Government of India Union Budget 2021 is a convergence of pragmatic and prismatic perspectives reflecting the currents of development finance and contours of radical markets emanating from the reviving and resurgent Indian economy. The COVID pandemic has demonstrated the a direct dichotomy in the resilience of macro economy and the ruptures across the micro economy in India at large. This has highlighted the fact that while India has a very salient and fault tolerant communication ad financial infrastructure, our healthcare, agriculture and transportation infrastructure has a lot of limitations.
Despite having a scalable and secure digital identity infrastructure and communication network, we faced a lot of challenges in the labor movement across India during the pandemic time. We also faced a very uneven and fragmented response to the implementation of lockdown across the states.
All of us remember how Indian economy responded to the demonetisation drive from the Government in a swift and seamless manner. It had its own challenges such as the cacophony and confusions in the MSME sector. These issues in the realisation of demonetisation can also be traced back to the limitations in the auditability and accountability of the commercial infrastructure and the monolithic nature of the monetary markets. As a sequel to the demonetisation drive, now we are seeing the rise of a national asset monetisation drive in this budget.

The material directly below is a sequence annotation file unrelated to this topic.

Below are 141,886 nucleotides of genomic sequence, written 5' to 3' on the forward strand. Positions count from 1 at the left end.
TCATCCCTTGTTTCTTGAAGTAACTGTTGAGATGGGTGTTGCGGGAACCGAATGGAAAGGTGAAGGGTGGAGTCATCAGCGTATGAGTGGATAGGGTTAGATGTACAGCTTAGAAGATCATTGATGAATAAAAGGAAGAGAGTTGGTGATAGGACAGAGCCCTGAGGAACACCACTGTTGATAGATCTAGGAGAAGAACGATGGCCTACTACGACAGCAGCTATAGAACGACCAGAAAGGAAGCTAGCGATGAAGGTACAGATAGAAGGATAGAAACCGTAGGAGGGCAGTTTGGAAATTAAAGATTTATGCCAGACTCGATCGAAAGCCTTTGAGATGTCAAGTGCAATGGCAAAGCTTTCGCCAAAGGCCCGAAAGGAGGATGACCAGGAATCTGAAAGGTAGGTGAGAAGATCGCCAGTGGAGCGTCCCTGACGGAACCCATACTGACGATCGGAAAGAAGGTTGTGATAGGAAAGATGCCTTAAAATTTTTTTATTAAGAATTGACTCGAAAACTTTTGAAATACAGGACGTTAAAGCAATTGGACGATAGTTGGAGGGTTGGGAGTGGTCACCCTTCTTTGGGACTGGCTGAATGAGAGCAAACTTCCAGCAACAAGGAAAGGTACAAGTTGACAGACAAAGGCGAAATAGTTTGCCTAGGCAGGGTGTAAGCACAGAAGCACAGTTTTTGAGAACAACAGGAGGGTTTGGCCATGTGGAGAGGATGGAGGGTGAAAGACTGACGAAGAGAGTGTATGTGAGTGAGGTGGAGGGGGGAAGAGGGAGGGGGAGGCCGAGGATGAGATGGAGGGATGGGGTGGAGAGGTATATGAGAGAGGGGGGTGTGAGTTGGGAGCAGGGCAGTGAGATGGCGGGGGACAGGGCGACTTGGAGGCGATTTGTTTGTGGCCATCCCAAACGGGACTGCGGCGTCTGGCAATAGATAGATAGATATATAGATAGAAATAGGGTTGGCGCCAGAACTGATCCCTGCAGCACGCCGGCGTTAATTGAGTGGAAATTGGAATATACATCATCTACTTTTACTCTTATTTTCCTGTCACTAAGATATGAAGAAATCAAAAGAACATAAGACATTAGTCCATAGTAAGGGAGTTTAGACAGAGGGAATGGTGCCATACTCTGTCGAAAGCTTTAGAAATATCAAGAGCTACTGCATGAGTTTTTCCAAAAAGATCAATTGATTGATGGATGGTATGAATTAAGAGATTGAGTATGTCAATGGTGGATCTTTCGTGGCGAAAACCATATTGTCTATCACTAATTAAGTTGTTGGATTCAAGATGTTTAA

In this context, the projections and perspectives of the union budget assumes paramount importance. Union Budget 2021-22 aims to bring down the excess deficit of 9.5% of GDP in FY21 to 4.5% by FY26 by means of concerted efforts at fiscal consolidation. This budget approaches fiscal consolidation through expenditure compression rather than increased tax buoyancy.
The focus on asset monetisation together with the continued efforts on divestment and foreign investment would be an interesting measure to support the fiscal fusion and convergent consolidation. Government institutions like Railways, Sea Ports and Air Ports, Power Plants etc. would be a prime point of focus in this factorisation program. The national asset monetisation drive could be a driver to unlock the real asset value through innovative business models, emerging technologies and digital disruptions.
The budget allocation for COIVD19 vaccination in conduction with the concerted efforts to install a nation wide network of primary, secondary and tertiary healthcare centres in quite an interesting approach. It could harmonise the existing and emergent healthcare services industry with the nascent and niche vaccination supplychain.
It is very interesting to see that the Government of India is quite conscious about the necessity of a governance, regulation and compliance framework to streamline and stabilise the economic engine in the post pandemic polity through the policy of ‘minimal government, maximum governance’.
It is very evident that the Government of India is not in favour of massive economic stimulus programs and ubiquitous and universal basic income programs, popularised by many mainstream economists and fiscal policy makers. Instead, we can see the prisms of a new pathway to revitalise the fundamental fabric of Indian Economy by empowering the radical markets for the agricultural workforces and enabling the seamless supplychain systems across the length and breadth of the country.
It is definitely a fresh approach to governments and governance ; a gargantuan democracy like India adopting a calibrated, and curated approach to vitalise the economy by connecting markets, land, labor, and capital through transparent and t